It is also imperative to ask your patient what their occupation is, what their dominant hand is, and what recreational activities they participate in. For overuse injuries in particular, these questions will often provide important information regarding location of pain, as well as what types of movements cause the pain. Also, in my own career I have found it very helpful to ask women if they have been lifting or carrying infants or young children. Countless times I have found that their pain is reproduced when asked to demonstrate how they carry the child. It is extremely important to do a thorough neurosensory exam of the wrist and hand. Fractures with neurologic deficit carry with it a much higher morbidity, and as a result a much greater likelihood of lost wages and productivity due to disability. If there are neurologic symptoms associated with the injury, you must either get orthopedic consultation in the ED or insure prompt outpatient follow-up. You should not just give your patient the orthopedist’s office number and tell them to call for an appointment. These injuries should involve a direct discussion with orthopedics and you need to lock down an actual time for follow-up.

When examining a patient with a forward FOOSH injury, your primary concern when evaluating the wrist has to be for scaphoid injuries. Scaphoid injuries are the most common carpal bone fracture, representing 70% of all carpal bone fracture. The scaphoid bone is highly susceptible to avascular necrosis if injury isn’t identified and the wrist properly splinted because the blood supply to the bone is disrupted. It can be difficult to identify on standard radiography, and sequelae of missed injury can lead to long-term disability as well as litigation.

The most common physical exam finding in a scaphoid injury is tenderness over the anatomic snuffbox. It has a sensitivity greater than 90%, but a specificity below 40%. Thus, false negatives are very possible on exam. I find it helpful to also evaluate for pain at the scaphoid with axial loading of the thumb (pushing thumb towards wrist). In addition, many orthopedic texts recommend evaluating for pain while pronating and ulnar deviating the wrist. What further complicates scaphoid injuries is the delayed presentation of fractures on standard wrist radiographs. It is quite common for no fracture lines to appear on radiographs during the initial presentation, only to have a fracture be evident on subsequent radiographs or MRI on orthopedic follow-up. The general rule must be, if you have even the slightest suspicion of a scaphoid injury, place the patient in a thumb spica splint and refer for orthopedic follow-up.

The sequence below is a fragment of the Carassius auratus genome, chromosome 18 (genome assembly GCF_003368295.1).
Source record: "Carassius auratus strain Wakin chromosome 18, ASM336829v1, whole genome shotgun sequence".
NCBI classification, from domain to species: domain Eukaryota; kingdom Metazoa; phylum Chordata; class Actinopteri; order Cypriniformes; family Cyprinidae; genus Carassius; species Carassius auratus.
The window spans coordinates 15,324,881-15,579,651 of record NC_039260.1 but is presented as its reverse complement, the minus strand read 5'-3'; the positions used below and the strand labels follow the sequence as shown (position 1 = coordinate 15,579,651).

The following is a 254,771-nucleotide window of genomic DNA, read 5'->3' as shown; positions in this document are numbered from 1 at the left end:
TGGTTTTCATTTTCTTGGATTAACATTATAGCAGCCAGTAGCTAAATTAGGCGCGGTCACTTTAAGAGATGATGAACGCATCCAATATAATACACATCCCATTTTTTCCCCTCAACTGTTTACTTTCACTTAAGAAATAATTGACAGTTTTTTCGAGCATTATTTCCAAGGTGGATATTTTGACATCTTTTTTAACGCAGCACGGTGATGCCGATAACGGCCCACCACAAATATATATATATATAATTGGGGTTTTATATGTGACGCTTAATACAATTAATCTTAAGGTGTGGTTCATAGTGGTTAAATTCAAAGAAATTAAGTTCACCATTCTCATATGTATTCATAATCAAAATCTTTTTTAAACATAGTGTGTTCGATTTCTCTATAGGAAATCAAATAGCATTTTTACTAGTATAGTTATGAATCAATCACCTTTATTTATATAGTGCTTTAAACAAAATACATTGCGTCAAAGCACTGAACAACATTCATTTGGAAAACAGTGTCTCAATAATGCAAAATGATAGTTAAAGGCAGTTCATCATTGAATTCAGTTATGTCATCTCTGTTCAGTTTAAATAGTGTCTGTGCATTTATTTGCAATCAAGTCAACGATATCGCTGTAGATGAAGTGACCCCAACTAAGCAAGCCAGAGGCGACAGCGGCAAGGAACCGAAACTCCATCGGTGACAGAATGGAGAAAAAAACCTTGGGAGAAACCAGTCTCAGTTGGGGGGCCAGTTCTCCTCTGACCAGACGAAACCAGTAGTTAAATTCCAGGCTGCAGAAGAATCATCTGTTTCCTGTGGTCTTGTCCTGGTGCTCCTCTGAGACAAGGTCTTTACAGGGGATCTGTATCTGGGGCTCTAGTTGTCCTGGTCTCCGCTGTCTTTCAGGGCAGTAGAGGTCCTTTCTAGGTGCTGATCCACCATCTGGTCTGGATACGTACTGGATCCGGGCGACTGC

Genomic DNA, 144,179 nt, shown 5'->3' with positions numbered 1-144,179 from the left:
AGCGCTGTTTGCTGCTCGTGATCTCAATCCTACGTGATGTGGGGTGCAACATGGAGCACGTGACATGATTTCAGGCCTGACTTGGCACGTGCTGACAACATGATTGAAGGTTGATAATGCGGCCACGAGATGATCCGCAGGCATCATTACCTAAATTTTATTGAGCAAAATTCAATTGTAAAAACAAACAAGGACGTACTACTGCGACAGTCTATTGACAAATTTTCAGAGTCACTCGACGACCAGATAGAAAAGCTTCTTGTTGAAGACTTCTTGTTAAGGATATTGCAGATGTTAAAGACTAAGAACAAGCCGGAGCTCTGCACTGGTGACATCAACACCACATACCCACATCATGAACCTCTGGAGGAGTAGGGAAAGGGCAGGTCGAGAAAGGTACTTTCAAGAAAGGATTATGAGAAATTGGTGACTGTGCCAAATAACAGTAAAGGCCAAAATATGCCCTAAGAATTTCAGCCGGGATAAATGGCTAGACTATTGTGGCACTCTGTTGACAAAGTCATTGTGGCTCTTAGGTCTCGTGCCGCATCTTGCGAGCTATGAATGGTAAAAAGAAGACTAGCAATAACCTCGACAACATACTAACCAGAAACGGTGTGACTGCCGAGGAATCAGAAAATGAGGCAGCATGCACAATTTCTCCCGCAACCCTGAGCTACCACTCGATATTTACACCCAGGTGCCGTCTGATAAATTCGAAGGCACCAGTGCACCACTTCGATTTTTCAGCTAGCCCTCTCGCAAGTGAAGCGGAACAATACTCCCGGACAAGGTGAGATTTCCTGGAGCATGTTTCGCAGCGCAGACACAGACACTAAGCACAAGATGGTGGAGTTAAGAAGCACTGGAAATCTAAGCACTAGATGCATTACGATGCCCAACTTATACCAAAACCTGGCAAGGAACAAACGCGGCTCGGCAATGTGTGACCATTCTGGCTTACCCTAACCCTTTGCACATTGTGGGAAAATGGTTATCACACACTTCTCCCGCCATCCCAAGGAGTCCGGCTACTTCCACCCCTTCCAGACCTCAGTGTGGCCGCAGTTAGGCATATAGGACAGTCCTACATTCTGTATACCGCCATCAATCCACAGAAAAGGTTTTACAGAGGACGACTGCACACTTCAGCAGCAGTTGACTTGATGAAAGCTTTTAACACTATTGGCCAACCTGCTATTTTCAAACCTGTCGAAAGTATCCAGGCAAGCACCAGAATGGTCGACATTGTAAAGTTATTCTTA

scaphoid bone fracture

Posterior FOOSH injuries can cause ligamentous instability of carpal bones, and if not properly managed, can also cause avascular necrosis. Most notable are perilunate and lunate injuries. This injury occurs more frequently when the patient falls backwards onto an outstretched hand. Sometimes the force of the injury is enough to also fracture the scaphoid bone, further complicating management. In addition, perilunate and lunate injuries are ripe for visual stimuli on board exams because of their classic radiographic findings. A perilunate dislocation occurs when the lunate bone stays in relatively normal position, but the capitate bone is dorsally displaced. Conversely, in a lunate dislocation, the lunate bone angulates dorsally, while the remaining carpal bones remain in their normal alignment. The lunate dislocations have the classic “spilled tea cup” appearance. Another popular radiographic finding is the “Terry Thomas sign” of a scapholunate dissociation (Terry Thomas was an actor with a big gap between his front teeth.)

The lateral view in particular provides a clear view of a perilunate dislocation. The normal juxtaposition of the proximal surface of the capitate and the concave distal surface of the lunate (black arrow) is lost. The lunate lies anteriorly and distally displaced relative to the dorsally and proximally displaced capitate bone (white arrow). Image is courtesy of UpToDate.

"spilled teacup" of lunate dislocation

“spilled teacup” of lunate dislocation

Scapholunate dissociation

Scapholunate dissociation